The reasons of relatively high buffer underflow count and high switching representation frequency and amplitude in TraCaMaRA can be described as follows. The traditional proxy-driven proxy segments prefetching method prefetches subsequent segments without being aware of the representations of the subsequent segments at DASH clients. The prefetched segments will become useless in case clients switch to a new representation level. Therefore, unnecessary segments may be prefetched, which may result in congestion between the origin server and DASH clients and further result in buffer underflow in a large number of clients. TraRA and TraCaMaRA employ an SFT-based rate adaptation method, which compares the ratio of media segment duration divided by SFT with a rate adaptation threshold to decide whether or not to switch-up representation levels. The incompletely cached representations in proxy caches caused a large variation in terms of SFT measured at a DASH client in fetching cached segments from proxy caches and fetching uncached segments from the origin server. TraRA may switch-up a representation level after observing a smaller SFT for fetching the cached segments from proxy cache and without checking if the subsequent segments in a higher representation were cached by a proxy cache or not. Hence, after switching-up the representation level, a DASH client took larger SFT to fetch subsequent segments of a higher representation level if such segments were not cached by proxy caches. In case a large number of DASH clients make such incorrect switching-up decisions, the network between the origin server and the proxy cache may suffer from congestion which further results in buffer draining and switching-down representation levels at a large number of DASH clients. Such a repetitive cycle of switching-up/down representation levels resulted in high switching frequencies and amplitudes.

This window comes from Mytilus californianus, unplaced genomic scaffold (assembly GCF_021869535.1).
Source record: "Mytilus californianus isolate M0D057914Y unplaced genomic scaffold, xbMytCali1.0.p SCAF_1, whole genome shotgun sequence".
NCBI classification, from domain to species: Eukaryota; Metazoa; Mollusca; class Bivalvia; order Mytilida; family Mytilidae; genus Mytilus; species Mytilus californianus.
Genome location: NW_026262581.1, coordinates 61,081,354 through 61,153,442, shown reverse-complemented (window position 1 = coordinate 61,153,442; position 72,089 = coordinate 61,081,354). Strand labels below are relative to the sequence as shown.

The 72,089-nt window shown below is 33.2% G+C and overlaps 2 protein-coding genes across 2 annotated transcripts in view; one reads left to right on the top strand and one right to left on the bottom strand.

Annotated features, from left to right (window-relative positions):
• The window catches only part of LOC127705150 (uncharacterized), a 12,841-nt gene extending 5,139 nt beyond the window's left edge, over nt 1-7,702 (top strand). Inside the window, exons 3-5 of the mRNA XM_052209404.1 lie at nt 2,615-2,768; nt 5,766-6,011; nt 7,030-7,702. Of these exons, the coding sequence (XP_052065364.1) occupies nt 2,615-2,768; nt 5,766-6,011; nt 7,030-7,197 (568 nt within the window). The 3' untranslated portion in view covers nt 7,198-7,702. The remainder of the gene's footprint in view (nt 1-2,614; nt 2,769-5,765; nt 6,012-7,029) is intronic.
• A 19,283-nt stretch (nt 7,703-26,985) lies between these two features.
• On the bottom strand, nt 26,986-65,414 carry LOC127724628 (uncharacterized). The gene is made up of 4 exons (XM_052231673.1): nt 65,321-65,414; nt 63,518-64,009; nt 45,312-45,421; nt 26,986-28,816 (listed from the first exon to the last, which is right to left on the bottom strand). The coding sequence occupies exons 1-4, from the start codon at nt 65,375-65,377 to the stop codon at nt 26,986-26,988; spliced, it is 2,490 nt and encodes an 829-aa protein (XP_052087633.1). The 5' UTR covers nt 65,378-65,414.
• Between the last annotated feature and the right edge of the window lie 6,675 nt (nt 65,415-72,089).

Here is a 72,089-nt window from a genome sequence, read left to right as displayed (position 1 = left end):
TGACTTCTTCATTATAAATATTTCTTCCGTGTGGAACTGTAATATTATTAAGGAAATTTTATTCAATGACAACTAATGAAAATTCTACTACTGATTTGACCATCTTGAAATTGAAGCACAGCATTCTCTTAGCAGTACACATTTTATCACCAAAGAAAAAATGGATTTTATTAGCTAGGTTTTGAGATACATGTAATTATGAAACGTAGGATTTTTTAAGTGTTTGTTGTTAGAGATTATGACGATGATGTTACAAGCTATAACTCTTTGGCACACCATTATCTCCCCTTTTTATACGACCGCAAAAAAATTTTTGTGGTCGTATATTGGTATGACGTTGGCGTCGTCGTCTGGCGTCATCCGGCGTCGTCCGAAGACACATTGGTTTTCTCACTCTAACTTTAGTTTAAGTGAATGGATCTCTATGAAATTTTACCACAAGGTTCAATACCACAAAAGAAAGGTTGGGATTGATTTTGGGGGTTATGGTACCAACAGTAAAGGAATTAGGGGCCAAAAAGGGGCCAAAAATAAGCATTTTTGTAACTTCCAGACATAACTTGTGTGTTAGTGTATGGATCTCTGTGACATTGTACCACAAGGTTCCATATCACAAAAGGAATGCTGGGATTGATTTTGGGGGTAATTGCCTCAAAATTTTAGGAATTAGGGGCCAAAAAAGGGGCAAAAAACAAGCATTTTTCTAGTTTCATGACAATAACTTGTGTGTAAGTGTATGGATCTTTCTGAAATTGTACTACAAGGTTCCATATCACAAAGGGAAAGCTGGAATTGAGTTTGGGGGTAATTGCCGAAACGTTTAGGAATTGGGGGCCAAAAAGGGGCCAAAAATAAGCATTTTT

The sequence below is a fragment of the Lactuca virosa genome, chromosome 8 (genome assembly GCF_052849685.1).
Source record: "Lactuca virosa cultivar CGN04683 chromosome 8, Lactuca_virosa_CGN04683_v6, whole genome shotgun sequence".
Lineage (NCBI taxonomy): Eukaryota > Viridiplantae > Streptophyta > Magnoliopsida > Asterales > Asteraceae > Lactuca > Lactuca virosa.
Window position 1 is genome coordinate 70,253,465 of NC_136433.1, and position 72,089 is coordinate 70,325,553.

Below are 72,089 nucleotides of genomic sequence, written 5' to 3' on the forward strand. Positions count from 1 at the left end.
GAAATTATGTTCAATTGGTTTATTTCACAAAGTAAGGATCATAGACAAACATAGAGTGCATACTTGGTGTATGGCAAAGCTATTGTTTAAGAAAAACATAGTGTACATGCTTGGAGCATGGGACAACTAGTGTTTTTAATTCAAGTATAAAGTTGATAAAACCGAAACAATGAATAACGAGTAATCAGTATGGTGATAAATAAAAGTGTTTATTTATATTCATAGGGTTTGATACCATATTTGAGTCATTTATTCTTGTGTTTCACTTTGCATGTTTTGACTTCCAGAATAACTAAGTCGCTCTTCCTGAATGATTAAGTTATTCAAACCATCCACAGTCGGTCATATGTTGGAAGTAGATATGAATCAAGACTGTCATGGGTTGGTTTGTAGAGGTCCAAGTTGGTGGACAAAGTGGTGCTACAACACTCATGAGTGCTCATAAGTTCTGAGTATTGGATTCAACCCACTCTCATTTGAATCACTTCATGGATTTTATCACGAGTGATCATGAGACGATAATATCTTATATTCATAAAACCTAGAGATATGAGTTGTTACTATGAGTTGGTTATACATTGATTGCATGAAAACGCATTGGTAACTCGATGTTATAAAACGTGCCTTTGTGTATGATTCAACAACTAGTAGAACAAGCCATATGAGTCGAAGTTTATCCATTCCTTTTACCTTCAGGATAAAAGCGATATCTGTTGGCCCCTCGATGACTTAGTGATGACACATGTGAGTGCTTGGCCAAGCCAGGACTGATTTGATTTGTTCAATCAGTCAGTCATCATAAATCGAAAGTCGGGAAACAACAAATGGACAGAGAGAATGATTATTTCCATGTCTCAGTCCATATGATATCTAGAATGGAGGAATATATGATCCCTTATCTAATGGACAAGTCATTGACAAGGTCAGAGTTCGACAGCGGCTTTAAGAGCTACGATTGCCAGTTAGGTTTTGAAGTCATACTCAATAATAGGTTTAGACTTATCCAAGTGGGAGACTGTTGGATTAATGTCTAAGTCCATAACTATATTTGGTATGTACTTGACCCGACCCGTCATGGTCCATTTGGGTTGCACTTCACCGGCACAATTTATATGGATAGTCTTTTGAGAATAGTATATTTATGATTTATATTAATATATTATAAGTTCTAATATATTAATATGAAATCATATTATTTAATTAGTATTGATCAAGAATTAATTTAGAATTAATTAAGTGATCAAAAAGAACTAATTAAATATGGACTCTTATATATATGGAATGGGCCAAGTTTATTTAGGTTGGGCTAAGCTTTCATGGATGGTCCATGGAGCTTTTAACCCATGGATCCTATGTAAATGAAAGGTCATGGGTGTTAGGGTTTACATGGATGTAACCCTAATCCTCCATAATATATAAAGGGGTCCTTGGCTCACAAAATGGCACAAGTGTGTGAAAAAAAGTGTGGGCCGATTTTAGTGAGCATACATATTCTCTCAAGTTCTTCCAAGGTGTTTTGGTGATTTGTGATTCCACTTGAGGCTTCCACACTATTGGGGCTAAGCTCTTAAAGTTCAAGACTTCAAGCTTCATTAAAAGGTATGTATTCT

In contrast, the proposed method predicts the SFT for subsequent segments based on the caching statuses of subsequent segments in a certain sliding window and the separately measured SFTs from the origin server to the proxy cache and from the proxy cache to DASH clients. Thus, incorrect switching up/down representation levels can be reduced. Furthermore, the proposed client-driven prefetching method specifies the anticipated segments at DASH clients and indicates the earliest uncached anticipated segments to the proxy cache so that it can prefetch the indicated anticipated segment, hence, reducing prefetching of unnecessary segments as well as decreasing congestion and buffer underflow counts.